If you're selling Cadillacs in China, it helps that the US president is driven around in one.
Cao Chenyi, the boss of a Cadillac dealership near Shanghai, told me that customers know that Donald Trump's presidential limousine is made by the US carmaker. He says they like the prestige.
But Mr Cao's had a bad year. Demand dropped 30% in 2018. He's had to shut five of the 11 dealerships his family business owned. Almost half, gone.
"The sales on every new vehicle is causing us to lose money. Basically the more we sell the more we lose," he says.
Loss leaders are painful. Mr Cao has been forced to shift excess stock, and quickly. The red Cadillac he drove me around in is currently on sale at half price.
Nationally, 2018 was a very hard year for the car industry in China, the world's biggest car market.
Just over 22 million new cars were sold last year. But that's a near 6% drop on 2017. The first fall in two decades.
Inside Mr Cao's Cadillac showroom various models are side by side. An SUV at the back has a canoe on its roof rack.
I watched a group of three youngish men come in and sit down for the sales treatment. They didn't buy.
They didn't even have a good look inside the cars. Mr Cao thinks the main reason is a tax cut that has gone away.
"In 2018 the government cancelled the tax subsidy on car purchases, which was a shock to us," he says.
This benefit has been gradually wound down. Others think a credit squeeze has caused the demand for cars to drop.
After a decade of near doubling its debt - to almost 300% of China's GDP - 2018 was the year that the government tried to deal with the aftermath of a credit crisis. That crisis was centred on peer-to-peer lending, known as P2P.
P2P lenders offer loans to individuals from a pool of funds supplied by other individuals and other businesses, thereby cutting out banks.
Cars and houses
Economist Andy Xie says the previously increasing national debt kept demand high, particularly in the property and car sectors.
"Now the property market has tipped over, and it's affecting a lot of things," he says.
So why is property so important?
"Auto sales are highly correlated to property sales," Mr Xie says.
"When people buy property it seems they buy a car at the same time. So when the property market is not doing well the auto demand is down."
The collapse of many of the P2P lending platforms is thought to have had a significant impact on both house and car sales, because borrowed money was being used as down payments for both.
Mr Xie says the credit system "used to be lubricated by these guys" and suddenly that has stopped.
"They lent to people who could not pay back. [Borrowers] shifted their debt from one platform to another."
He tells me he's heard statistics suggesting one in four such borrowers "have no ability to pay back".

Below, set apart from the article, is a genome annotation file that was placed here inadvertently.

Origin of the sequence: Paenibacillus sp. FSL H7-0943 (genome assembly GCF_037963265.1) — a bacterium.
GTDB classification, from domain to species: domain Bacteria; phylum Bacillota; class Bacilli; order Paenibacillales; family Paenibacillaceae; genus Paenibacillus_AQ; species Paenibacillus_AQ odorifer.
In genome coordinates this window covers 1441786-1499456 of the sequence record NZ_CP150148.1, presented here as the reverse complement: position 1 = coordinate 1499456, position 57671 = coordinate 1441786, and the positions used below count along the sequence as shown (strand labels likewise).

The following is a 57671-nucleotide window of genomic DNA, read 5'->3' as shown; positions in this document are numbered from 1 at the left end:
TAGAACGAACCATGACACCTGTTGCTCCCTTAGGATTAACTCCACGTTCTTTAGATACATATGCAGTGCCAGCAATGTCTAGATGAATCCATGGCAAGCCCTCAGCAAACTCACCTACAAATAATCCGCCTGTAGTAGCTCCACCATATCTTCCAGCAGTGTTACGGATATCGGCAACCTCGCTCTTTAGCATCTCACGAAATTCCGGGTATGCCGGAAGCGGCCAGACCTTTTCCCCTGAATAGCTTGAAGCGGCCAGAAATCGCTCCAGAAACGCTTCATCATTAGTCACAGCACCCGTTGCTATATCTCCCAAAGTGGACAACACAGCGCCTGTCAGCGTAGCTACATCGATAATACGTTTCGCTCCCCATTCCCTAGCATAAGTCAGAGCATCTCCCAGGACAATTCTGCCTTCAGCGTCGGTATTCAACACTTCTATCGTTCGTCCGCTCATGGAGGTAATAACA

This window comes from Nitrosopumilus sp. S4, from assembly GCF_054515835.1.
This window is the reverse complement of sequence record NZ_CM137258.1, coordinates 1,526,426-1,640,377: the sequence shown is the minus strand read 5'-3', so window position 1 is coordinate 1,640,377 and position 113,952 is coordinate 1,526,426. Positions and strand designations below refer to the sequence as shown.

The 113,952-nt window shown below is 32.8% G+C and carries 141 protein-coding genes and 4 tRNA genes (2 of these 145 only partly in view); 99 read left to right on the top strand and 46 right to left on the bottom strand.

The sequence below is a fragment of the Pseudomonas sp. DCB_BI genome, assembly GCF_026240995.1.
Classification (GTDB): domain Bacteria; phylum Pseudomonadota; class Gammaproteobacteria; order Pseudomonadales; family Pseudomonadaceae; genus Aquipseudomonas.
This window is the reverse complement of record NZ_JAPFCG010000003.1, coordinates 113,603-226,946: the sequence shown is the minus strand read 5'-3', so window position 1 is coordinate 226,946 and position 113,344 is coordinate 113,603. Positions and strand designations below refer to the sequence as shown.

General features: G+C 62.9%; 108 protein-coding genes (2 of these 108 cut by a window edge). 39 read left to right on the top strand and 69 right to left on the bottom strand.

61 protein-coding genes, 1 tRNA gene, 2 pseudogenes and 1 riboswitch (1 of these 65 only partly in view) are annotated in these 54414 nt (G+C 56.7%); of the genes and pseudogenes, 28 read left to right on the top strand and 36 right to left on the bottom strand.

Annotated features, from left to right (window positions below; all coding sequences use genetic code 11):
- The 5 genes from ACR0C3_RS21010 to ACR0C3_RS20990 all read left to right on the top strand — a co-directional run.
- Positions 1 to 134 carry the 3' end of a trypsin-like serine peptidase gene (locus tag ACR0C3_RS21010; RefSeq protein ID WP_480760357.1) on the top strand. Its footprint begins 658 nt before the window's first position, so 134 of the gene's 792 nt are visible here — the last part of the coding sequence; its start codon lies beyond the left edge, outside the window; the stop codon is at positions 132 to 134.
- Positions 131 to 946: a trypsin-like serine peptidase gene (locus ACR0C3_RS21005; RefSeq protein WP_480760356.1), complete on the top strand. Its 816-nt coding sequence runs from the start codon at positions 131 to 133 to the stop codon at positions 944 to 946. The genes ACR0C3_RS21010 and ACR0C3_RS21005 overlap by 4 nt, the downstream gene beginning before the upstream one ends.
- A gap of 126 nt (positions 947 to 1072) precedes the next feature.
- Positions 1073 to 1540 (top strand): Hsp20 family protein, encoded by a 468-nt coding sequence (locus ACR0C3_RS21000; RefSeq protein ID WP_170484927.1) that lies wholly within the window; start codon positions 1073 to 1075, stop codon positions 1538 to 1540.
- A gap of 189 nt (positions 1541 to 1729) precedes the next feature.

China's car industry is also a key driver of industrial output and a barometer of consumer demand.
But growth in China's economy is slowing, and the trade war with the US is starting to bite. Retail sales have slowed to a pace not seen for more than a decade.
A couple of hours away from the car dealership is a tiny hair salon, in the heart of Shanghai's old west side.
Sun Qiang is the owner and haircutter-in-chief. For a few hours I sat and watched him deal with a handful of customers. First up were three women, two of whom had curlers in, and didn't look happy to be there.
He told me he'd cut my hair for 40 yuan ($6; £4.50). His place is at the bottom end of what you might call the barometer of China's consumption.
But business isn't dropping off. He is, though, a barber who also cuts women's hair.
When it comes to cars he'd like a Chinese brand SUV. But it's not likely any time soon. He doesn't live that far from work and the buses are good. Plus he doesn't want to borrow.
"I think some car dealers, they want to boost their sales, so they need such consumers who love to pay by loans," he explains.
"But as a traditional Chinese person, I think we should only buy stuff that we can afford."
People like Mr Sun are the other problem for China as it contemplates a slowing economy. He is in his mid-40s and has what you might call the traditional Chinese attitude towards borrowing.
He says he's worried about mounting healthcare costs and other possible "emergencies".
"Medical care and education costs us a lot," he says. "That's why we have to save money."
Just outside the hair salon is a scene of China's changing economy.
Demand may have tanked, but there are still plenty of cars on the streets. Next door is a boutique shop selling high-end women's clothes. There's a pair of Louboutin high heels in the window.
Just down the street I watched as two female construction workers, with their yellow hard hats on, took down some bamboo scaffolding.
China is trying to move from an economy dependent on public investment and exports to domestic consumption.
But that transition has taken a knock.
The slowdown is here. China's car dealers and hairdressers know it. So do this country's leaders.